ABU DHABI, 9th June 2014 (WAM) -- The 2nd annual Naval Shipbuilding and Maintenance Summit Middle East 2014, has commenced in Abu Dhabi today.
The two-day summit, which is chaired by Rear Admiral Ahmed Al Sabab Al Teneiji, former Commander U.A.E. Naval Forces, brought together militaries and industry experts from over 14 countries to discuss latest developments and technologies in naval shipbuilding and its maintenance and to seek future cooperation with the U.A.E.
Rear Admiral Al Teneiji, in an exclusive interview with WAM, said, "making sure that you get the most out of a naval vessel is key to ensuring value for money and operational efficiencies."
"Building lifecycle management into new vessel acquisition is the key to future sustainability for naval operations. The Defence IQ summit is seeking to address in service support by methods of reducing downtime and maximising return on investment for navies," he said.
Al Teneiji said there are three ways for maintaining ships: preventative, periodical and mid-life maintenance.
"Efficient maintenance on a ship can help prolonged life of the vessel and keeps it running smoothly," he explained.
The former Chief of the U.A.E. Navy also said that the U.A.E. has always cared about the shipbuilding industry.
"Abu Dhabi ship building company was built to enhance U.A.E. s involvement in the industry and it constructs all types of ships, from small to corporate-size boats," he said.
Another Abu Dhabi-based company, Etihad Ship Building, ESB, a joint venture between Italian company Fincantieri and local company Al Fattan Ship Industry was also created in 2010 to build vessels, offer maintenance and retrofitting services to navies in the region. The partnership reflects the Government's increased focus on its offsets system, which directs foreign defence suppliers to contribute to the U.A.E., particularly in transferring technology into the local economy.
Al Teneiji said that these companies in the U.A.E have gained a good reputation for shipbuilding and maintenance in the Arab region which allowed countries in the region to trust its reputation and turn to the U.A.E. for its services in the industry.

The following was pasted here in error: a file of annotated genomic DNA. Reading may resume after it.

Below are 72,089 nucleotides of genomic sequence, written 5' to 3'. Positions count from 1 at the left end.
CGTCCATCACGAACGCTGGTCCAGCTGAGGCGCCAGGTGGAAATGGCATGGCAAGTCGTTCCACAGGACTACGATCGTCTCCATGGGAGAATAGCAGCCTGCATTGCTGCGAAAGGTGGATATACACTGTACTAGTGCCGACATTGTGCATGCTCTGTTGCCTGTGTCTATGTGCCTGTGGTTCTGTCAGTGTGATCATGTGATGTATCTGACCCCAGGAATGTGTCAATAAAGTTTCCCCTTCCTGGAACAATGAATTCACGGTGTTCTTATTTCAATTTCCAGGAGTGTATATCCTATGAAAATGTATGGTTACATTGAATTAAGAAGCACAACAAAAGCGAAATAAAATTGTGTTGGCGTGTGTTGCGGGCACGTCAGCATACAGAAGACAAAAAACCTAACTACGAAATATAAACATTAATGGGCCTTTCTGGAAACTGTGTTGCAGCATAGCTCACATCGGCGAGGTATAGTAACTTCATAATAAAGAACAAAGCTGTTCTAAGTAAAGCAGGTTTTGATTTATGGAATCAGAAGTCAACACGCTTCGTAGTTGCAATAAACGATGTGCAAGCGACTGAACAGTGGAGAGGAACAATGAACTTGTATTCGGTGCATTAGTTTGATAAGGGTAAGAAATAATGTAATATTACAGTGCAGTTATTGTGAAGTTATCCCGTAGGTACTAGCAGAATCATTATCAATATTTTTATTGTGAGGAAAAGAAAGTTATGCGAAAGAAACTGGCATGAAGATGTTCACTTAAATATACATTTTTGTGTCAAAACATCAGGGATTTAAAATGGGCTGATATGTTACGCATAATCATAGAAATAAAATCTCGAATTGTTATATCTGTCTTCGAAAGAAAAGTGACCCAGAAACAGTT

Last year, ESB delivered two Falaj-class stealth offshore patrol vessels and an Abu Dhabi-class stealth corvette to the U.A.E. Navy, said Al Teneiji. The company also signed a contract with the Iraqi Navy as well for the maintenance of four patrol vessels at ESB. Through partnerships with international players, the U.A.E. has been able to construct some of the world s most advanced ships, with the marquee product being the Baynunah-class corvette.
Speaking to WAM, Captain Glen S. Leverette Jr, Head Engineer for the U.S. military said that the U.A.E. is a very important player in shipbuilding in the region and said that he hopes that the conference he will help him increase ties with U.A.E. companies.
"I ve been to the Etihad company shipyard and I was impressed by what I saw. The facilities were well planned-out and they had a positive leadership which I hope to visit again to discuss possible future collaborations," he said.
Talking about his other experiences with other U.A.E. companies, Mr. Leverette said: "Based on the quality of work, excellent technicians and engineers who start on time and end of time and its world-class facilities, The U.A.E. has one of the best dry docks in the region."
This year s summit, which has attracted more international navies, such as the Cambodian keynote Speaker Rear Admiral Tea Sokha, Deputy Commander of the Royal Cambodian Navy, will run until tomorrow, Tuesday 10th June, 2014.